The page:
Thinking about taking a trip with your kids? Any parent knows traveling with the little ones can sometimes be a harrowing experience, but it can go smoothly and be lots of fun if you plan ahead. On NBC’s “Today” show, consumer correspondent Janice Lieberman shares some tips from the editors of Child magazine to help ease the journey. Here's more on those helpful hints:
Planning ahead is the most important rule for a successful family vacation. It may take time and effort, but putting in that effort early on can result in a rewarding and special trip. By planning ahead you maximize your enjoyment, minimize discomfort and get the most out of your travel dollars.
Here are some important tips to help you travel sanely with kids:
- Get your kids involved in the trip decision making process. Present them with options. Show them maps and photos of where you're going and what you'll be doing each day. Depending on their age, give them disposable cameras, travel journals and a budget to spend on souvenirs of their choice.
- Wrap inexpensive toys to add entertainment value for your child. Try small travel games, coloring books, stickers, books, or toy vehicles and dole them out at hourly intervals.
- For older children, bring a book on tape for everyone's listening enjoyment. In the car, balance solitary activities (everyone listening to their own iPod) with kooky car games like name that tune, guessing games, travel bingo, and so forth.
- Pack snacks. Tryindividual packages of crackers, cereal, juice boxes, string cheese, raisins, water and anything else your child likes. Few airlines serve meals, and your child may get hungry more often than you expect.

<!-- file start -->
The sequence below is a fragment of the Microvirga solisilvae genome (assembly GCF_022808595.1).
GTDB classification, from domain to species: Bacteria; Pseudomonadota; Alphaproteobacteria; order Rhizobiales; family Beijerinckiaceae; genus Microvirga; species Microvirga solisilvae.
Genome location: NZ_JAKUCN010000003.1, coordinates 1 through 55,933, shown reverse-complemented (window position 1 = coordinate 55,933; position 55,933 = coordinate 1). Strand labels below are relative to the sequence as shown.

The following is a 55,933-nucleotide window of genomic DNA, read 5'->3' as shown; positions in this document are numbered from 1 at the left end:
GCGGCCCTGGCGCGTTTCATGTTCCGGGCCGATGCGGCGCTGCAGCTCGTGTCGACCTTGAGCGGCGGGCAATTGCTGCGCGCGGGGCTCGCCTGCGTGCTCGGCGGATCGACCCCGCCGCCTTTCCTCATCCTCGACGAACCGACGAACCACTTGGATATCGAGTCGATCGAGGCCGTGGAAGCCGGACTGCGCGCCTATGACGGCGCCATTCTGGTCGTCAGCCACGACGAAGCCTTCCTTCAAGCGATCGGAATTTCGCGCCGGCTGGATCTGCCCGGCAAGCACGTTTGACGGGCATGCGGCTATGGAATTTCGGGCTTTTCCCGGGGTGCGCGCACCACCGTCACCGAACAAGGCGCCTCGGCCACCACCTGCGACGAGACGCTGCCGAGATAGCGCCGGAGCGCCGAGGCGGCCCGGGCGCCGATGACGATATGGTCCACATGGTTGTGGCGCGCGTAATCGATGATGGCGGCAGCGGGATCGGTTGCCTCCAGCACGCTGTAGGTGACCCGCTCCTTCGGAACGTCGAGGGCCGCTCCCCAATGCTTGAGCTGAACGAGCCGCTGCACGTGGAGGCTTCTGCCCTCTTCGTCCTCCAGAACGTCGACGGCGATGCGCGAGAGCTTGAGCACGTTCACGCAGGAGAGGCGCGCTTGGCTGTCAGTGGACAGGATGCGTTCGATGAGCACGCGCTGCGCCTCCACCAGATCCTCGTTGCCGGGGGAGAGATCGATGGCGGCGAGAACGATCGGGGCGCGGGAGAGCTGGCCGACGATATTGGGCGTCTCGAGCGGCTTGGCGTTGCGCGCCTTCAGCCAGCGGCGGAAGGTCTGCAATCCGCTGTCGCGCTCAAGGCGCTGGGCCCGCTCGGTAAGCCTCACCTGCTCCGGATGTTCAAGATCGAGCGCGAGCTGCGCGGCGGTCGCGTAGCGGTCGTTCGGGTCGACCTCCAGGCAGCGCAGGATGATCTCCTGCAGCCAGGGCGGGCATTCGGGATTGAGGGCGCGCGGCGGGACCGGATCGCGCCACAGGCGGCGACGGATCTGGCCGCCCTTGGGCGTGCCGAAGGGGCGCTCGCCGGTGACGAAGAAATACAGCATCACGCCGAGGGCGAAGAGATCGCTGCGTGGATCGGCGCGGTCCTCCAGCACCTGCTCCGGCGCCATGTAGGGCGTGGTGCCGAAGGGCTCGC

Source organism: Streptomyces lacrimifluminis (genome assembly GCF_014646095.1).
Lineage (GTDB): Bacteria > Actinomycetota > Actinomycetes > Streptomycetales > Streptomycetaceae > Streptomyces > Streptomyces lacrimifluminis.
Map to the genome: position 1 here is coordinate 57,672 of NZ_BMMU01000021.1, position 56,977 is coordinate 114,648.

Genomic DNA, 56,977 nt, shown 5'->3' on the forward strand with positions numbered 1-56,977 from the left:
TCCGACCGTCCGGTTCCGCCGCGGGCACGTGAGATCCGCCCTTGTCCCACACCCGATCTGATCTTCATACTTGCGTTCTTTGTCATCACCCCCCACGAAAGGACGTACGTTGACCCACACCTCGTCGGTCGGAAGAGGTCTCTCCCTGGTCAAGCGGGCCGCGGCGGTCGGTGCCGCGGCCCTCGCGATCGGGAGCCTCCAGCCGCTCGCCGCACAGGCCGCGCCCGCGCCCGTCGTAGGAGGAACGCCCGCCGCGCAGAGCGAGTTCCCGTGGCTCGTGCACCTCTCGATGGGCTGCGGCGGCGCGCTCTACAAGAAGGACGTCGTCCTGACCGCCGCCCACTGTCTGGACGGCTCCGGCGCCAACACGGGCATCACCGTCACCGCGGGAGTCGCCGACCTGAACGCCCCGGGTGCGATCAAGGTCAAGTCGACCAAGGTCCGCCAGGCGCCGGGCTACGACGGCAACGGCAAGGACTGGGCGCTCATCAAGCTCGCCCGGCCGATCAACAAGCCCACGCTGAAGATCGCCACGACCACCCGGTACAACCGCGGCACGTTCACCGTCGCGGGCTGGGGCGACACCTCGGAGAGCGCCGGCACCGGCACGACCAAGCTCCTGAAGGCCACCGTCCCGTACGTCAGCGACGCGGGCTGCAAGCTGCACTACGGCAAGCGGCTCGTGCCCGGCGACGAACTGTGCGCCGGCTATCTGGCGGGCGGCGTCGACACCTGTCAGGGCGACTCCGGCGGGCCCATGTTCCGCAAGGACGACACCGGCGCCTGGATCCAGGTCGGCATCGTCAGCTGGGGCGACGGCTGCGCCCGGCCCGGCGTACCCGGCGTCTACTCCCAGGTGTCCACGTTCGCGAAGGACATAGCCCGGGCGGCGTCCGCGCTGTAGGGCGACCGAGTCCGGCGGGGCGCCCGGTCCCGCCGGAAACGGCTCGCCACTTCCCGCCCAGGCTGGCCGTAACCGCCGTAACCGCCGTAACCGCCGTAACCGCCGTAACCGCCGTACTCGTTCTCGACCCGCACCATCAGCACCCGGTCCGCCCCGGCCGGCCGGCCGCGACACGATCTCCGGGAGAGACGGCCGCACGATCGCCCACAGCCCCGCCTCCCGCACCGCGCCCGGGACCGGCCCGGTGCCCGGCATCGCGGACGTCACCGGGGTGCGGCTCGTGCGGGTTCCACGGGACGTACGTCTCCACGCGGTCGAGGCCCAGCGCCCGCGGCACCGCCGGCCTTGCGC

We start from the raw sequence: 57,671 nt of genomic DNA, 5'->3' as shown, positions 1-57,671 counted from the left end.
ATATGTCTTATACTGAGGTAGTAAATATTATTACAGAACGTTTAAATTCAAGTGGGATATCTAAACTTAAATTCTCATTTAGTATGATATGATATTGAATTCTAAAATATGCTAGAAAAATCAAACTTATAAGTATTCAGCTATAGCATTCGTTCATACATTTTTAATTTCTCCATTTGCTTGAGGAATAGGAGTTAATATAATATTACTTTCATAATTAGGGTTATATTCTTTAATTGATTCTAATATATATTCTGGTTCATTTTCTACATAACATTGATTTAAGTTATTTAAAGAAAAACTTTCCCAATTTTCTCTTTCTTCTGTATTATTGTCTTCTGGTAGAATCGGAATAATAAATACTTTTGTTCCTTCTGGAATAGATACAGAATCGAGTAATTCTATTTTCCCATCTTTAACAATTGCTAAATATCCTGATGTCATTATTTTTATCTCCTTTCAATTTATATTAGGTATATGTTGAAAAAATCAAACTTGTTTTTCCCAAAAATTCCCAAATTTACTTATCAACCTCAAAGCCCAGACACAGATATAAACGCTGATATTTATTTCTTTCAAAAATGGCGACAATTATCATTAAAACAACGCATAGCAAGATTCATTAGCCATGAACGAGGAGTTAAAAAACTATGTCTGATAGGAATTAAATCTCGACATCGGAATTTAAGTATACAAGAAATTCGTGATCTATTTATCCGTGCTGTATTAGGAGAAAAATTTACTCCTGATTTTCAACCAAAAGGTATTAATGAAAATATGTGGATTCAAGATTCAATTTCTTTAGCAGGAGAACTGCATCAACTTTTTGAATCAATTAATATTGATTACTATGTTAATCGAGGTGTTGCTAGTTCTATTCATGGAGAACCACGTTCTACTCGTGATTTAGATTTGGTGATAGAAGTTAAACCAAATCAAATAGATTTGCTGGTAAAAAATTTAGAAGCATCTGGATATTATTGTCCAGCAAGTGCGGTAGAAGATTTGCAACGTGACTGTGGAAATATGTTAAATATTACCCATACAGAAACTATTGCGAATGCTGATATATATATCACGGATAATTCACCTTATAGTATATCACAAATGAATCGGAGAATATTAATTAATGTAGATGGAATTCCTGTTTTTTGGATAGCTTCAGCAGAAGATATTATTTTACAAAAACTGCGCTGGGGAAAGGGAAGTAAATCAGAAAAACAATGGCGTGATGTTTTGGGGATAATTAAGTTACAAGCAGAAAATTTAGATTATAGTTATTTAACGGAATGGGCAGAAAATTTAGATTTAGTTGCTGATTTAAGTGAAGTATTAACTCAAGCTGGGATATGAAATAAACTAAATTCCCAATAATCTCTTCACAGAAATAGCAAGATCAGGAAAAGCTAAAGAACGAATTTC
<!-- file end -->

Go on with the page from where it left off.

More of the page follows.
- The more organized you are, the calmer you (and your kids) will be, especially at a busy airport. Make sure you've got travel documents, organize your luggage and carry-on bags and have more than enough baby supplies and diversions for the kids.
- Keep your children's habits in mind when planning exactly when to fly/drive — early mornings or after bedtime can be good for long car trips if your kids enjoy sleeping in the car.
Don't expect a vacation with kids to include an adult-level sightseeing schedule. One big outing per day may be all kids can handle. Plan an activity for the morning (trip to zoo or museum, beach outing, etc.) and keep afternoons free for napping, relaxing at the hotel pool, and other low-stress activities.
Bedtime and mealtime
Try to maintain normal bedtimes and mealtimes. Don't put kids in a situation where they need to be perfectly behaved at all times (three restaurant meals a day, formal visits with lots of relatives and strangers, etc.). Keep breakfasts and lunches informal and kid-friendly. Kids thrive on routine, even on vacation.
Divide and conquer
If siblings start squabbling, let your spouse go bike riding with one child while you go shopping with the other. Kids thrive on individual attention, and vacations are a good time to achieve this.
Here are some general tips based on age group:
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General (all ages)
Advice: The more organized you are, the calmer you (and your kids) will be, especially at a busy airport. Make sure you have your travel documents and a first aid kit. Always pack snacks for on-the-go.
Baby (ages birth to 1)
Advice: Have more than enough baby supplies on hand in case of emergency.
Toddler/preschool (Ages 2 -4)
Advice: Wrap inexpensive toys to add entertainment value for your child and dole them out at hourly intervals.
School age (ages 5-8)
Advice: Get your kids involved in the trip decision making process. Present them with options; show them maps, and photos of where you're going and what you'll be doing each day.
Tween (ages 9-12)
Advice: Depending on their age, give them disposable cameras, travel journals, and a budget to spend on souvenirs of their choice.
Teen (ages 13 and up)
Advice: For older children, bring a book on tape for everyone's listening enjoyment. Handheld video games, Ipods or portable DVD players can be entertaining as well.